– Mr. Great Lakes is heard at 9:30 a.m. Fridays in Bay City, Michigan, on Delta College Q-90.1 FM NPR. Follow @jeffkart on Twitter #MrGreatLakes

 

BaySail Seeks Trainees, Refuge Considers Commercial Guides, State Surveys Fish

For June 2, 2017

 

1 – BaySail in Bay City is offering Windward Bound Voyages.

They take place on board the 65-foot Appledore V schooner.

Teenagers from 14-18 can join a professional tall ship crew to learn about navigation, sailing, and the Great Lakes ecosystem.

Windward Bound graduates are eligible to join a year-round training program and enjoy future sailing opportunities as volunteers,

The voyage schedule includes a trip from Bay City to Buffalo, New York, in June, and others through August.

A limited number of scholarships are available for teens from Bay, Midland, Saginaw and Isabella counties.

For a complete schedule and an application, see BaySailBayCity.org.

 

2 – The Shiawassee National Wildlife Refuge is seeking public comment on a plan to allow commercial guides for wildlife observation and photography.

Officials say wildlife observation and photography by the public was previously determined to be compatible with a refuge conservation plan.

Officials are seeking comment on a similar plan that expands this use to include commercial guiding for wildlife observation and photography.

Comments are being taken for two weeks, ending June 14, at the refuge website and on its Facebook page.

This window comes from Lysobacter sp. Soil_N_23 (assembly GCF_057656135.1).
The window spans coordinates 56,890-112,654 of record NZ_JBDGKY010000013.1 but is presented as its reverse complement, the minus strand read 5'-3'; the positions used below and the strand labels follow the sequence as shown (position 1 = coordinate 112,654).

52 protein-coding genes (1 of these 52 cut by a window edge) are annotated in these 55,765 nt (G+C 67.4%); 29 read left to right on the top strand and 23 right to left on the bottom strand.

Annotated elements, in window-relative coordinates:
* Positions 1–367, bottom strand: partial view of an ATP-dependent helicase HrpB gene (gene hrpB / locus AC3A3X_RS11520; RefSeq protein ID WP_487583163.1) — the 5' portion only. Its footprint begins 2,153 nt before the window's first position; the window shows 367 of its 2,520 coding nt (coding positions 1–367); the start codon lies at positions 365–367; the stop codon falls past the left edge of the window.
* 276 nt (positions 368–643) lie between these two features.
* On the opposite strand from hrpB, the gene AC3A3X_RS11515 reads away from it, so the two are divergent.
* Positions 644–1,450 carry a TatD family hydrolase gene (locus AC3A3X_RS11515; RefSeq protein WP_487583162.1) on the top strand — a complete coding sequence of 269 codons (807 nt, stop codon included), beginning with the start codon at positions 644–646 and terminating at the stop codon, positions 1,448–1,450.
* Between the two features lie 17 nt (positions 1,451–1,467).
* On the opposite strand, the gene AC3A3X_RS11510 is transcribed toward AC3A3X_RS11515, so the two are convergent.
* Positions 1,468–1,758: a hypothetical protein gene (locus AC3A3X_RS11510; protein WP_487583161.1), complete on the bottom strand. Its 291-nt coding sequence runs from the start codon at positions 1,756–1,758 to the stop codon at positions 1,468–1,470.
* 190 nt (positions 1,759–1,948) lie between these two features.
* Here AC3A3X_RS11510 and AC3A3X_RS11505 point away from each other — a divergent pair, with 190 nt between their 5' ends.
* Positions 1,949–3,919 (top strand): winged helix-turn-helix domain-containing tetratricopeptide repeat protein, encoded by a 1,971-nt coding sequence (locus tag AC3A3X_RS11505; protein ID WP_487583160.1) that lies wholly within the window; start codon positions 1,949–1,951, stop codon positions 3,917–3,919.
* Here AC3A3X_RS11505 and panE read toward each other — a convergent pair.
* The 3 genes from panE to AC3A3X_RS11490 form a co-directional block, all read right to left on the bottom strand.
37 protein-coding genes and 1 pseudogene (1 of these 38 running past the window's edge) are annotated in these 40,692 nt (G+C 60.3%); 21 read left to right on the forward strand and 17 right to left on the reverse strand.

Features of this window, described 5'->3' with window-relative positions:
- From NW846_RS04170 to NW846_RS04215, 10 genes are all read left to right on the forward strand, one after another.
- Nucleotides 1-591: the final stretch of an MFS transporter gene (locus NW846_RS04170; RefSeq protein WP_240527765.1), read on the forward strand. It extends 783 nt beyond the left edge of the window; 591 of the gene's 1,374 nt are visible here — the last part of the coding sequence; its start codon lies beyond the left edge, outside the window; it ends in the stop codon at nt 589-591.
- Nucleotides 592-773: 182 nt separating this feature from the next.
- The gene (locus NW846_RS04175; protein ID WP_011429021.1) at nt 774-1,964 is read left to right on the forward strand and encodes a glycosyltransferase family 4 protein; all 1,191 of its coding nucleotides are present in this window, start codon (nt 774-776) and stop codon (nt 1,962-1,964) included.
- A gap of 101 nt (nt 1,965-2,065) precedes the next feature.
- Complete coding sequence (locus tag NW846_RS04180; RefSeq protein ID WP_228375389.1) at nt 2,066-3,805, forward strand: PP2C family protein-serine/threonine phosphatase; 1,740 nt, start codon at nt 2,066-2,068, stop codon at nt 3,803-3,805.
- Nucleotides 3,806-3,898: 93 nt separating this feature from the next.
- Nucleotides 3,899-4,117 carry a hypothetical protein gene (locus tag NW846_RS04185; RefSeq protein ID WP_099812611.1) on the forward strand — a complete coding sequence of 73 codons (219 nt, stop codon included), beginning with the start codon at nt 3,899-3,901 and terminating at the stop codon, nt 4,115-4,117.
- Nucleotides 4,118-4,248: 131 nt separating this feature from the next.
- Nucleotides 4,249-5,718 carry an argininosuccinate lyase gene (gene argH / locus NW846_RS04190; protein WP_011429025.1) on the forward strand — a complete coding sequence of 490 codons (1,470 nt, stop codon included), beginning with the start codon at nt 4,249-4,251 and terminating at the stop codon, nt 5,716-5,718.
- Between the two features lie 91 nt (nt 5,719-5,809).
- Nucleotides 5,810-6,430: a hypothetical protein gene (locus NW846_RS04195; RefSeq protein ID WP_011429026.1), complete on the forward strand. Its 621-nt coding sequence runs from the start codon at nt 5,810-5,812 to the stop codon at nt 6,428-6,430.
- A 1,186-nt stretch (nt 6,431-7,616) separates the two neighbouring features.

All commercial guides would be required to apply for a Special Use Permit and steps would be taken to minimize impacts to wildlife.

3 – All four of the state’s fisheries research vessels are back on the water, beginning their annual surveys of Great Lakes fish populations for the Department of Natural Resources.

The surveys are designed to examine and collect information on fish communities and their habitats.

The research vessels are based in Marquette, Alpena, Charlevoix and Harrison Township.

They work throughout the Great Lakes, beginning as soon as ice has cleared and continuing into November.

On Lake Huron, work is done by the research vessel Tanner, the DNR’s newest vessel which was launched in 2016. This vessel focuses on assessments of lake trout and walleye populations, and broader fisheries assessments in Saginaw Bay and the St. Marys River.

 

More Michigan Renewables, Updated Fish Finder, Saginaw Pollinator Project